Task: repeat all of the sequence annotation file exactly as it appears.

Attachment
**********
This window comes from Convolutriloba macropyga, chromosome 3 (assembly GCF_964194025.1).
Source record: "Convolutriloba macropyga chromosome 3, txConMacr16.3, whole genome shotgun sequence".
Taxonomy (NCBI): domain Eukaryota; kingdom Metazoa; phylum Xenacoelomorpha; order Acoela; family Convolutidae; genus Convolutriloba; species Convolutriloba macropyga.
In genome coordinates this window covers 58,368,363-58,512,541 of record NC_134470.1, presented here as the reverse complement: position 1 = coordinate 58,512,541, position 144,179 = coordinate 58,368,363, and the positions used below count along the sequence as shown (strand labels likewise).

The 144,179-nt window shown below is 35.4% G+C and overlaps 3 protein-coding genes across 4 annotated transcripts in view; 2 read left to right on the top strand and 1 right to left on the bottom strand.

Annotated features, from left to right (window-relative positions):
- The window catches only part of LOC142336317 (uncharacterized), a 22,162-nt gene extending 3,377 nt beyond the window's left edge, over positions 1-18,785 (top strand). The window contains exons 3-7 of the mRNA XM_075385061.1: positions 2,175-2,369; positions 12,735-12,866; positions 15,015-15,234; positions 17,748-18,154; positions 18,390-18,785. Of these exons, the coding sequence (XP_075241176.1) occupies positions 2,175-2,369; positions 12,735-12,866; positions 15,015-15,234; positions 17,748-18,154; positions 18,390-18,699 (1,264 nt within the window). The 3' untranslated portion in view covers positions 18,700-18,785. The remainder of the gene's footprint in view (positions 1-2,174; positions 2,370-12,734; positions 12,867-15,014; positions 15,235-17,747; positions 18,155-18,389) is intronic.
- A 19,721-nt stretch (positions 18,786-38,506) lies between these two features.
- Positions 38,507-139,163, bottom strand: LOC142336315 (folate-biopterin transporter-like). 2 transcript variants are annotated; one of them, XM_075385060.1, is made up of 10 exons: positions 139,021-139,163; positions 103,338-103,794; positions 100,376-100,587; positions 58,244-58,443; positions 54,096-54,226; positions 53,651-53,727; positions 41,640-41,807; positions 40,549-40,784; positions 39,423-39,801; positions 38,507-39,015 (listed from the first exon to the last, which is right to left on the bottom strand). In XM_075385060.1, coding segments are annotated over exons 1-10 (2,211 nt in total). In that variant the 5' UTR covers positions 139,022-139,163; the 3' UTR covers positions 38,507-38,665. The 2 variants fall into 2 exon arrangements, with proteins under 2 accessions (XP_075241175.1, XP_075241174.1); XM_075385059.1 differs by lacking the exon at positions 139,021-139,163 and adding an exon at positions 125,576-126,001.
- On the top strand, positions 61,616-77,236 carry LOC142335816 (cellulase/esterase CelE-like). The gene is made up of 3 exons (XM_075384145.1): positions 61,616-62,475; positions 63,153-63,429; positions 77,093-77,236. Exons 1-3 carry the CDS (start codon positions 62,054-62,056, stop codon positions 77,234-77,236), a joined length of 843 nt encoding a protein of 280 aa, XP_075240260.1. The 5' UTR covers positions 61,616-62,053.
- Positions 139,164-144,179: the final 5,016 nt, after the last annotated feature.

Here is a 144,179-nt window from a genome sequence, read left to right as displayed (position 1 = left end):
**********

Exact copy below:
This window comes from Convolutriloba macropyga, chromosome 3 (assembly GCF_964194025.1).
Source record: "Convolutriloba macropyga chromosome 3, txConMacr16.3, whole genome shotgun sequence".
Taxonomy (NCBI): domain Eukaryota; kingdom Metazoa; phylum Xenacoelomorpha; order Acoela; family Convolutidae; genus Convolutriloba; species Convolutriloba macropyga.
In genome coordinates this window covers 58,368,363-58,512,541 of record NC_134470.1, presented here as the reverse complement: position 1 = coordinate 58,512,541, position 144,179 = coordinate 58,368,363, and the positions used below count along the sequence as shown (strand labels likewise).

The 144,179-nt window shown below is 35.4% G+C and overlaps 3 protein-coding genes across 4 annotated transcripts in view; 2 read left to right on the top strand and 1 right to left on the bottom strand.

Annotated features, from left to right (window-relative positions):
- The window catches only part of LOC142336317 (uncharacterized), a 22,162-nt gene extending 3,377 nt beyond the window's left edge, over positions 1-18,785 (top strand). The window contains exons 3-7 of the mRNA XM_075385061.1: positions 2,175-2,369; positions 12,735-12,866; positions 15,015-15,234; positions 17,748-18,154; positions 18,390-18,785. Of these exons, the coding sequence (XP_075241176.1) occupies positions 2,175-2,369; positions 12,735-12,866; positions 15,015-15,234; positions 17,748-18,154; positions 18,390-18,699 (1,264 nt within the window). The 3' untranslated portion in view covers positions 18,700-18,785. The remainder of the gene's footprint in view (positions 1-2,174; positions 2,370-12,734; positions 12,867-15,014; positions 15,235-17,747; positions 18,155-18,389) is intronic.
- A 19,721-nt stretch (positions 18,786-38,506) lies between these two features.
- Positions 38,507-139,163, bottom strand: LOC142336315 (folate-biopterin transporter-like). 2 transcript variants are annotated; one of them, XM_075385060.1, is made up of 10 exons: positions 139,021-139,163; positions 103,338-103,794; positions 100,376-100,587; positions 58,244-58,443; positions 54,096-54,226; positions 53,651-53,727; positions 41,640-41,807; positions 40,549-40,784; positions 39,423-39,801; positions 38,507-39,015 (listed from the first exon to the last, which is right to left on the bottom strand). In XM_075385060.1, coding segments are annotated over exons 1-10 (2,211 nt in total). In that variant the 5' UTR covers positions 139,022-139,163; the 3' UTR covers positions 38,507-38,665. The 2 variants fall into 2 exon arrangements, with proteins under 2 accessions (XP_075241175.1, XP_075241174.1); XM_075385059.1 differs by lacking the exon at positions 139,021-139,163 and adding an exon at positions 125,576-126,001.
- On the top strand, positions 61,616-77,236 carry LOC142335816 (cellulase/esterase CelE-like). The gene is made up of 3 exons (XM_075384145.1): positions 61,616-62,475; positions 63,153-63,429; positions 77,093-77,236. Exons 1-3 carry the CDS (start codon positions 62,054-62,056, stop codon positions 77,234-77,236), a joined length of 843 nt encoding a protein of 280 aa, XP_075240260.1. The 5' UTR covers positions 61,616-62,053.
- Positions 139,164-144,179: the final 5,016 nt, after the last annotated feature.

Here is a 144,179-nt window from a genome sequence, read left to right as displayed (position 1 = left end):